But, where patent examiners are required to have the appropriate scientific education in the particular art and some expertise in examining applications in that art, there is nothing similar required of the PTAB members judging a particular case. All they are required to have is a scientific or engineering degree, and expertise in patent law. But they are not required to know anything at all about the technical subjects before them. And so, they cannot add to the skill of an Article III judge anything but a scientific background, which the judge can get using court-appointed experts where necessary. So there is no agency expertise that one gets from the PTAB that one does not get in an Article III court.

    In contrast, an Article III judge brings overall general expertise in the law to bear on a patent case that a member of the PTAB can never achieve. Thus the overall legal skill level of an Article III judges can generally be expected to be greater than the overall legal skill level of a patent APJ.

    But the most important factor to a patent owner is complete neutrality. This can never be expected out of a political organization. Even patent applicants, denied a patent by the PTAB, are entitled to their day in court where an Article III judge may order a patent to be issued. It is amazing that we can allow an issued patent to be revoked by political organization without ever having a right to a day in court.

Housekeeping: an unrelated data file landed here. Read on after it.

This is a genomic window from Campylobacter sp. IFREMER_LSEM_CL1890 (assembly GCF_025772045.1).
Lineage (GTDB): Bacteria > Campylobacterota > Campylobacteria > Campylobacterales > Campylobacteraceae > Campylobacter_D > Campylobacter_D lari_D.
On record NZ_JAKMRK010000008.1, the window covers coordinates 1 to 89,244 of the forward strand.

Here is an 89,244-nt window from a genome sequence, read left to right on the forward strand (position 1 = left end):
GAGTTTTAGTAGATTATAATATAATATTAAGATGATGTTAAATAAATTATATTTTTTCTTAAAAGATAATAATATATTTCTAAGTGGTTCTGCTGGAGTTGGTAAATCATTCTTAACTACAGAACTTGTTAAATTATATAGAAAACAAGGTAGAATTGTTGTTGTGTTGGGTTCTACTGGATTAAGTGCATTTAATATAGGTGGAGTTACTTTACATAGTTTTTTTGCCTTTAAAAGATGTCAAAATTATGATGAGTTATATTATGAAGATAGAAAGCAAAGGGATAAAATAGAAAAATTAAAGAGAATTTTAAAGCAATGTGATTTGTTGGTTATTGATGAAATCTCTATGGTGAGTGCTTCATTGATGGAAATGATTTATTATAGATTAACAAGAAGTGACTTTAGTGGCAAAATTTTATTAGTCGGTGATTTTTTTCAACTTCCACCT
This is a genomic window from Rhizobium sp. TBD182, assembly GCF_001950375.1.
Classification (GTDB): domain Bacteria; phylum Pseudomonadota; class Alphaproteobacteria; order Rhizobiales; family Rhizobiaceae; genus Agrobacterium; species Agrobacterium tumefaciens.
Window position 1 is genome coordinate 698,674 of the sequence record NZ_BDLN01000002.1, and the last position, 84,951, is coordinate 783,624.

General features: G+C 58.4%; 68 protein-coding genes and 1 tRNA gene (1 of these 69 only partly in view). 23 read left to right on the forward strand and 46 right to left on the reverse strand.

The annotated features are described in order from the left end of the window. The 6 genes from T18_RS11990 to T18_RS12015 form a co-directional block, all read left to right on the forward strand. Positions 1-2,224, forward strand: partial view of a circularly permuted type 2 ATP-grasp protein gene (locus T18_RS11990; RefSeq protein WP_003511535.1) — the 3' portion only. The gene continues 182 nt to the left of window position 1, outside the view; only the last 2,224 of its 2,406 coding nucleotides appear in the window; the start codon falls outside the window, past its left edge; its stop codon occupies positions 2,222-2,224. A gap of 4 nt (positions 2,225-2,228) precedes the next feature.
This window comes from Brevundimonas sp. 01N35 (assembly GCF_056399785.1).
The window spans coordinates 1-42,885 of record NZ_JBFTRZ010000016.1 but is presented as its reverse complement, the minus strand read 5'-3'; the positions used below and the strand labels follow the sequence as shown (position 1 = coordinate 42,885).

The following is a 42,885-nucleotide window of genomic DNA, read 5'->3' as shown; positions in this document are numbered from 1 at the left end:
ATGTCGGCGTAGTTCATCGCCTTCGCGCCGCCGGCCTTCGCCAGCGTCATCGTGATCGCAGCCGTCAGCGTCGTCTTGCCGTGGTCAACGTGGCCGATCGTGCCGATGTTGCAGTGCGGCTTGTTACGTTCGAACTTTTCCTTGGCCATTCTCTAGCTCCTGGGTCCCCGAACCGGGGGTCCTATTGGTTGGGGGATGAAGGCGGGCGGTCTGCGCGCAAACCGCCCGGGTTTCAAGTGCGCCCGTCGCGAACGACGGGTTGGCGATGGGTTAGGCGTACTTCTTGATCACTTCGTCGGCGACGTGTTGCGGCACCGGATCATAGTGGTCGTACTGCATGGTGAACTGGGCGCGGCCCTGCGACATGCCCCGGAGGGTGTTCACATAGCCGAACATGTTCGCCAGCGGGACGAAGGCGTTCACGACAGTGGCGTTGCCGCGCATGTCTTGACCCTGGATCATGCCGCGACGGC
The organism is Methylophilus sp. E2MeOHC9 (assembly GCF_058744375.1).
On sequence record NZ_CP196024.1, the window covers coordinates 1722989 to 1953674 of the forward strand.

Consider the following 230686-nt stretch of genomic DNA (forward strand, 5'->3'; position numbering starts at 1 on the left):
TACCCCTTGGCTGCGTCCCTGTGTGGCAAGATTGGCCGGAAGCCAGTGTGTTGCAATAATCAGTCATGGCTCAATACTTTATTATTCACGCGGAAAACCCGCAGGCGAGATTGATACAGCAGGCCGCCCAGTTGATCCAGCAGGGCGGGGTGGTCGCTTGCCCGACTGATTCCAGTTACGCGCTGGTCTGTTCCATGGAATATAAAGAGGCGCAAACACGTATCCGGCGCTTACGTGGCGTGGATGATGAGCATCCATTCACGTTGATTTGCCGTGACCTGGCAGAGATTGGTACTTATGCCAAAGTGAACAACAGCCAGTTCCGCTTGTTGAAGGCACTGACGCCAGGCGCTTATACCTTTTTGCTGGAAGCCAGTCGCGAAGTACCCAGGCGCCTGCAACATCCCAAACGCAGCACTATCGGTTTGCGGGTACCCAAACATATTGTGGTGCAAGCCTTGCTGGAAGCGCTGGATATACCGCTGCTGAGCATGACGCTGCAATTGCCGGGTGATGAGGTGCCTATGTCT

I have pointed this out before, and I wish to point it out again, one of the reasons for our revolt against King George, as set forth in the Declaration of Independence. was his having the right to hire and fire judges at will, and his right to set their salaries. To the Colonies, such judges were not the judges of common-law and were not the kind of judges due process required.

    Stripping property owners of their rights by judges who subject to political will is truly alien to English and American culture and law. To many of us, the AIA is unconstitutional to the extent of IPRs; but the Supreme Court has decided not to hear our appeals. We truly need a repeal.

  41. Edward Heller November 28, 2016 6:07 pm

    @Tom Payne, interesting background, indeed. I would not oppose you.

    All, Is Phil Johnson yet committed to repealing IPRs, or just tweaking them. If the latter, he would seem to be quite insensitive to the fundamental due process need for an independent judiciary before one’s rights are stripped.

  42. angry dude November 28, 2016 6:23 pm

    David @39

    How bout killing PTAB and doing proper examination in the first place instead – like allowing at least a week to examine a high-tech patent by a group of PTO examiners with proper scientific credentials?

    The fact that some outfit can issue (sell) some “rights” to people and then invalidate like 80 percent of them is complete bs

    “Once upon a time, the patent troll bit SV hard”

    Ha-Ha-ha-Ha

    Poor poor SillyCon valley dudes pumping up ridiculous worthless companies nobody in the world needs (more than half of all SV companies) and thinking so high of themselves as “innovators”

    Just how hard they’ve been hit ?

    Can you give us any names or it’s just a SV myth?

    Names pleeeeeeeaaaase ?

  43. David November 28, 2016 6:43 pm

    Google for one is less than pleased with some of the payments it has made in the past.